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President-Elect Obama has lined up what appears to be a formidable team, including

Berkshire Hathaway's

(BRK.A) - Get Free Report

Warren Buffett and former

Federal Reserve

chairman Paul Volcker, to advise him on the economy.

Economist Arthur Laffer is not impressed.

"I know Paul Volcker very, very well. He was the best Fed chairman ever. Just wonderful," says Laffer in a conversation with "Without him, the Reagan revolution never would have occurred. But on fiscal policy, he's not so good."

As for Buffett, and the rest of Obama's economic gurus, Laffer is equally skeptical, especially when it comes to their plans to raise taxes.

"You can't raise taxes on the rich. These people know how to get around taxes," says Laffer. "Warren Buffett pays no taxes because all of his wealth is in unrealized capital gains. There's no tax on unrealized capital gains, so how do you get it? You have to tax poor people."

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Laffer makes his case against Obama's tax plan in his new book

The End of Prosperity --How Higher Taxes Will Doom The Economy -- If We Let It Happen

. And while he is forever linked to Ronald Reagan through the curve which bears his name, Laffer says his book isn't political. In fact, he voted for Bill Clinton twice.

"There is a chance that Obama could very much do a Clinton and flip and become one of the best presidents ever," says Laffer. "He's got all the resources, all the abilities to do something like that. I don't think it's going to happen. But wow, you would see a great economy."

Laffer lauds Clinton as a great supply-side President. On the other hand, George W. Bush, despite his party affiliation, has ushered in the end of supply-side economics, says Laffer. Lower taxes have indeed raised revenues, says Laffer, but the Bush administration's inability to cut spending has threatened the economy with huge deficits that Obama will have a hard time erasing.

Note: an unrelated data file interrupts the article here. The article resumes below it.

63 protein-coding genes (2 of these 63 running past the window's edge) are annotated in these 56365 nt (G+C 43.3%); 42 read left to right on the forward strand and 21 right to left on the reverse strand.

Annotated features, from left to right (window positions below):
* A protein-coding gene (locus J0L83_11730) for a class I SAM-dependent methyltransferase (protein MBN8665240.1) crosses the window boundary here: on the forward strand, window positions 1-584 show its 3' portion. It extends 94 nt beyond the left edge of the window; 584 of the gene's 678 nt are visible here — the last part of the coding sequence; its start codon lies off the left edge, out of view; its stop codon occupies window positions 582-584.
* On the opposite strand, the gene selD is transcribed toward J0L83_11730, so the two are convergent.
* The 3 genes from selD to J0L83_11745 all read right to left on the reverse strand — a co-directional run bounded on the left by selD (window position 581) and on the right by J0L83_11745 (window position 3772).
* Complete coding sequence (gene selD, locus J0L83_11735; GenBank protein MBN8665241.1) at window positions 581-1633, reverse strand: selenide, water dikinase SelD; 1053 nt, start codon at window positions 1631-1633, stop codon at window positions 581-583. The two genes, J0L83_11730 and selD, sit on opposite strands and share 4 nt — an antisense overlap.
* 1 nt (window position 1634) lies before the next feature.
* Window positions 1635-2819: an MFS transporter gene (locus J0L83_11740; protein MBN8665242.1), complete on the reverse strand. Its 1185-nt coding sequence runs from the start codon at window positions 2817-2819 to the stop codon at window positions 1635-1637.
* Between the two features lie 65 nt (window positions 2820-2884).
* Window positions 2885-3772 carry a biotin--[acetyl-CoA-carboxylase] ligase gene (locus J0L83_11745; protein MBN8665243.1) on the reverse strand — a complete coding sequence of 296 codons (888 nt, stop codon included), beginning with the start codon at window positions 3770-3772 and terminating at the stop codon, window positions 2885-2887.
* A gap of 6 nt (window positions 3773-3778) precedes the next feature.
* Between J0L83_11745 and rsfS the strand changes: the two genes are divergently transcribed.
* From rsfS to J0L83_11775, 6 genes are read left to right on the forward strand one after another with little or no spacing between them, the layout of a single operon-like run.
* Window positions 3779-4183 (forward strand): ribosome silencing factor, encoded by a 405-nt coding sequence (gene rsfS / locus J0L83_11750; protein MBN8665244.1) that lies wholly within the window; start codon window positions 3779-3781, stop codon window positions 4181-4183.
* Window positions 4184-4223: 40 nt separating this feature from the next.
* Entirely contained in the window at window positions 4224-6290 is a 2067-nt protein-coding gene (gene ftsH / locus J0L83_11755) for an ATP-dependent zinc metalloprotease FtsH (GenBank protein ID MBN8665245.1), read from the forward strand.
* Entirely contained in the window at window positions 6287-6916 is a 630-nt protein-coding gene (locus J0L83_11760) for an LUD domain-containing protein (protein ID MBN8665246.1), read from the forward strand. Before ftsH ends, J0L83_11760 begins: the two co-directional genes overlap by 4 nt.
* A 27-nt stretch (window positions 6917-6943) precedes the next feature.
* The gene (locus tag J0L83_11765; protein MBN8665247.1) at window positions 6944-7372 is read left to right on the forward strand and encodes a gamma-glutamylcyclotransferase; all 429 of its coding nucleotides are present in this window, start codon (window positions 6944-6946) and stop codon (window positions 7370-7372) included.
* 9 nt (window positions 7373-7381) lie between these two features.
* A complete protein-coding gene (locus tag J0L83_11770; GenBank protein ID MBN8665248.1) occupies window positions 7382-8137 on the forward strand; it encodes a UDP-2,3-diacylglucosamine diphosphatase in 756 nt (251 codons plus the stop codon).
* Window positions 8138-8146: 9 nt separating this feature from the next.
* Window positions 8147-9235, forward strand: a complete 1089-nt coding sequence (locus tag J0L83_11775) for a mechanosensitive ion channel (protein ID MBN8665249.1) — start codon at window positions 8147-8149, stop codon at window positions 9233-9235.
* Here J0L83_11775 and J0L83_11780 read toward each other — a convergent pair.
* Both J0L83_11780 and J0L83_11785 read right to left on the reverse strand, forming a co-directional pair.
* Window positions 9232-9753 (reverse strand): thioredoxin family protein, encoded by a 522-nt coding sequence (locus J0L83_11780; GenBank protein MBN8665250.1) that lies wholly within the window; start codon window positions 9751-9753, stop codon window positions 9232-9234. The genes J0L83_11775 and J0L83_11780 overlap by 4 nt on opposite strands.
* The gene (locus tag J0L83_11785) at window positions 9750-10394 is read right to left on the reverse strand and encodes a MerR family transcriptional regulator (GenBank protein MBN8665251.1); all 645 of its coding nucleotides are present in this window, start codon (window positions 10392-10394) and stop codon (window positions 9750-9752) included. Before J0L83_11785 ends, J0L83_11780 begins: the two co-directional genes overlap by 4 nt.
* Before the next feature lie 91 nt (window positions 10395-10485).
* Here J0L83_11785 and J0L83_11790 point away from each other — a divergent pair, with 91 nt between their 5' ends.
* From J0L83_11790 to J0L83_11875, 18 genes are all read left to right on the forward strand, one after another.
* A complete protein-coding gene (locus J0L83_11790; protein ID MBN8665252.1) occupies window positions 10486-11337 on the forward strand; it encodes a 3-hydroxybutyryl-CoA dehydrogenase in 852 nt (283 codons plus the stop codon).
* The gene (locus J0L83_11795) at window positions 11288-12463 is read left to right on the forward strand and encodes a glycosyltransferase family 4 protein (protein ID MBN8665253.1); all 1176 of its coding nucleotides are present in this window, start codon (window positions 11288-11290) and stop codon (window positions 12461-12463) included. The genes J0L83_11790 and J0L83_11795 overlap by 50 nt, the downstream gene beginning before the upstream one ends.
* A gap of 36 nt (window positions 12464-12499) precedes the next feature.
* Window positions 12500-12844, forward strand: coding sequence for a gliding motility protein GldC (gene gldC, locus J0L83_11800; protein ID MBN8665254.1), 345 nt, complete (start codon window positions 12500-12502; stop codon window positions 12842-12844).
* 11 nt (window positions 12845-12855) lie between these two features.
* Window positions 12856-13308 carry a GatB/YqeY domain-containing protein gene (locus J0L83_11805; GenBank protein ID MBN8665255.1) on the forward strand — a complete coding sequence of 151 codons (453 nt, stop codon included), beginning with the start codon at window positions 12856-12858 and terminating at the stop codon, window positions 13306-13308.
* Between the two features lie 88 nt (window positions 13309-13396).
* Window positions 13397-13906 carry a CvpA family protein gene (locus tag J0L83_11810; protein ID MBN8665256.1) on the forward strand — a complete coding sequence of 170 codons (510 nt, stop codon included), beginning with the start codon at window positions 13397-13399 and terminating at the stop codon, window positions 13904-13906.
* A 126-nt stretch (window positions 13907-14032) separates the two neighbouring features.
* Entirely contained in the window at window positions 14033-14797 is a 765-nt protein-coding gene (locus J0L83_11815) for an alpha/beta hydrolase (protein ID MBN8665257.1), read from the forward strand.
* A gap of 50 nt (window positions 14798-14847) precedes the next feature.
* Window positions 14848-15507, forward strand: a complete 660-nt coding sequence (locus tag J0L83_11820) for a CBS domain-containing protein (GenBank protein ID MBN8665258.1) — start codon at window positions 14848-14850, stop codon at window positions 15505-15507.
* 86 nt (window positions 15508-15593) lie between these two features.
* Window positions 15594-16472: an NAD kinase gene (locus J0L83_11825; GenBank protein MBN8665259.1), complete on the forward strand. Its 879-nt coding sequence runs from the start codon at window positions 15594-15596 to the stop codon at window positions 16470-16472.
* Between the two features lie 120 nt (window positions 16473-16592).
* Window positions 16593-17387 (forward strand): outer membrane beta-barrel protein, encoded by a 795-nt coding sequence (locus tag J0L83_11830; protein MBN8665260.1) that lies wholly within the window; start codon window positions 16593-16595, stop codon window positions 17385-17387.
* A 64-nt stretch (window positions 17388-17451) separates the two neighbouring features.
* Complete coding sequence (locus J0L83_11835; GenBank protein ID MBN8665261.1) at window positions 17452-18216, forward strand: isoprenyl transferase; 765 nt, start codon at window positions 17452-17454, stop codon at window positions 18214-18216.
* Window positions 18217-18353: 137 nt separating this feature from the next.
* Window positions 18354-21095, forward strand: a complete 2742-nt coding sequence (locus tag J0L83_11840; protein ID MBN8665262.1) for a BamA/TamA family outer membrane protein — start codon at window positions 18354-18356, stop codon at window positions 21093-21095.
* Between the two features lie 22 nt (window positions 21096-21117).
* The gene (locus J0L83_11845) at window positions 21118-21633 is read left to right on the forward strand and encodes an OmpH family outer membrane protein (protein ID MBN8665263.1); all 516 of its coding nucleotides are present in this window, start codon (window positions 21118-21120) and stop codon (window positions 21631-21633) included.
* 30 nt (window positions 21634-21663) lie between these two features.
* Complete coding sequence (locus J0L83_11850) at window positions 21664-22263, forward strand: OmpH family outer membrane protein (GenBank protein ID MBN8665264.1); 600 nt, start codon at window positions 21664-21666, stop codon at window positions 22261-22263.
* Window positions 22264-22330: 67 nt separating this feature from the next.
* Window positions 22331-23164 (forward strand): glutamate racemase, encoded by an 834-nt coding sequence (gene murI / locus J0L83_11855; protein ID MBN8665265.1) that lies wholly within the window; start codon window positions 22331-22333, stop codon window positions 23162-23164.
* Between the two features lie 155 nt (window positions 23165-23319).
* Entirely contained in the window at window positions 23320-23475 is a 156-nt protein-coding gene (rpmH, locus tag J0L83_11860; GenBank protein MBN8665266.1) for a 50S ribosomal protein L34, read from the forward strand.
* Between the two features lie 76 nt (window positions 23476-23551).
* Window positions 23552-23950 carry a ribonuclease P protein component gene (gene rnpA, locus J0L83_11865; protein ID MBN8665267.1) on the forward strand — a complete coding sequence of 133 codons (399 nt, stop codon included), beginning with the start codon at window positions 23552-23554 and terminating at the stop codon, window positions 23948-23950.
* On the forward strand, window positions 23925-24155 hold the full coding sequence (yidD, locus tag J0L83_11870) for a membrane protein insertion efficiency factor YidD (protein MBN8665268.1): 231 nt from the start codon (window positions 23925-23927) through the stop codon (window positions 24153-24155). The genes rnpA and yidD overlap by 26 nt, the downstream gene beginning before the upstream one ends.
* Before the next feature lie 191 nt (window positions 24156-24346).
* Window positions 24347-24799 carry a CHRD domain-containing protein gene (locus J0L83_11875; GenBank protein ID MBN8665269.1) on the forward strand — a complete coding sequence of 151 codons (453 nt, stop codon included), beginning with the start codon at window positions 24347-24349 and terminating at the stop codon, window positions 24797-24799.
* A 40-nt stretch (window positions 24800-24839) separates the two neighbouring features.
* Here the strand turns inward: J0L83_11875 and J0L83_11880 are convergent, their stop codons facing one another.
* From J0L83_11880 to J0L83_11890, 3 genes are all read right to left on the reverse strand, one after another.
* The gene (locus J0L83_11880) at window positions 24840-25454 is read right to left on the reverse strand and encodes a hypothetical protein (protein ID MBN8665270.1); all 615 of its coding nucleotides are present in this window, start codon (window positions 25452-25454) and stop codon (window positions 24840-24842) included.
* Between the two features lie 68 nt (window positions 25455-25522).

"Obama's going to probably raise taxes on the upper income groups. He's going to probably be forced to raise other taxes as well. He's going to increase spending which is already a real problem. He said he's going to go much more towards protectionism," says Laffer, adding that all of that will be bad for the economy.

And as for the Laffer curve that vaulted him into the limelight, Laffer says the press continues to get it wrong.

"It's about people's incentives to work. At a 110% tax rate, if you came into the office every day and got a bill instead of a paycheck then you wouldn't work very long," says Laffer. "The government wouldn't collect any money. And obviously if there are no taxes, the government will also collect no revenue. So the whole point of the curve is to figure out where you should be on your taxes depending on which income group you're taxing. Nothing more."

Before joining, Gregg Greenberg was a writer and segment producer for CNBC's Closing Bell. He previously worked at FleetBoston and Lehman Brothers in their Private Client Services divisions, covering high net-worth individuals and midsize hedge funds. Greenberg attended New York University's School of Business and Economic Reporting. He also has an M.B.A. from Cornell University's Johnson School of Business, and a B.A. in history from Amherst College.